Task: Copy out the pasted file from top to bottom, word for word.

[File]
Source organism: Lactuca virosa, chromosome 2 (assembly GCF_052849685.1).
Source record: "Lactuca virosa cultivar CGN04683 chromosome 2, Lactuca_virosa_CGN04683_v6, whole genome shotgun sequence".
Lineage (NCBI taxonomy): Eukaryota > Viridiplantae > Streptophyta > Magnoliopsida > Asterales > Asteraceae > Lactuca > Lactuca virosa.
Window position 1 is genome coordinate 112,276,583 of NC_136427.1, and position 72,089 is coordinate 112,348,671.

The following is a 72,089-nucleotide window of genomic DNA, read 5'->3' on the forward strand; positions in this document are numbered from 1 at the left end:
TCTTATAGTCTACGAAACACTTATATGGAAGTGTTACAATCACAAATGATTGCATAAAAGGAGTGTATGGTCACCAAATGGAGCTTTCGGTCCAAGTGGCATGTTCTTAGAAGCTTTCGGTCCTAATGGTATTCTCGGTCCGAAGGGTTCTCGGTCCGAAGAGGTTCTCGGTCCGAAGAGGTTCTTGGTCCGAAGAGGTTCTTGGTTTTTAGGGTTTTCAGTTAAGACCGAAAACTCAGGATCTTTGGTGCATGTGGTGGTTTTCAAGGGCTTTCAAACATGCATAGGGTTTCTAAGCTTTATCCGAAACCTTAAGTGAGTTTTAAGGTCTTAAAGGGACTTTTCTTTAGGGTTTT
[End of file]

Source organism: Lactuca virosa, chromosome 2 (assembly GCF_052849685.1).
Source record: "Lactuca virosa cultivar CGN04683 chromosome 2, Lactuca_virosa_CGN04683_v6, whole genome shotgun sequence".
Lineage (NCBI taxonomy): Eukaryota > Viridiplantae > Streptophyta > Magnoliopsida > Asterales > Asteraceae > Lactuca > Lactuca virosa.
Window position 1 is genome coordinate 112,276,583 of NC_136427.1, and position 72,089 is coordinate 112,348,671.

The following is a 72,089-nucleotide window of genomic DNA, read 5'->3' on the forward strand; positions in this document are numbered from 1 at the left end:
TCTTATAGTCTACGAAACACTTATATGGAAGTGTTACAATCACAAATGATTGCATAAAAGGAGTGTATGGTCACCAAATGGAGCTTTCGGTCCAAGTGGCATGTTCTTAGAAGCTTTCGGTCCTAATGGTATTCTCGGTCCGAAGGGTTCTCGGTCCGAAGAGGTTCTCGGTCCGAAGAGGTTCTTGGTCCGAAGAGGTTCTTGGTTTTTAGGGTTTTCAGTTAAGACCGAAAACTCAGGATCTTTGGTGCATGTGGTGGTTTTCAAGGGCTTTCAAACATGCATAGGGTTTCTAAGCTTTATCCGAAACCTTAAGTGAGTTTTAAGGTCTTAAAGGGACTTTTCTTTAGGGTTTT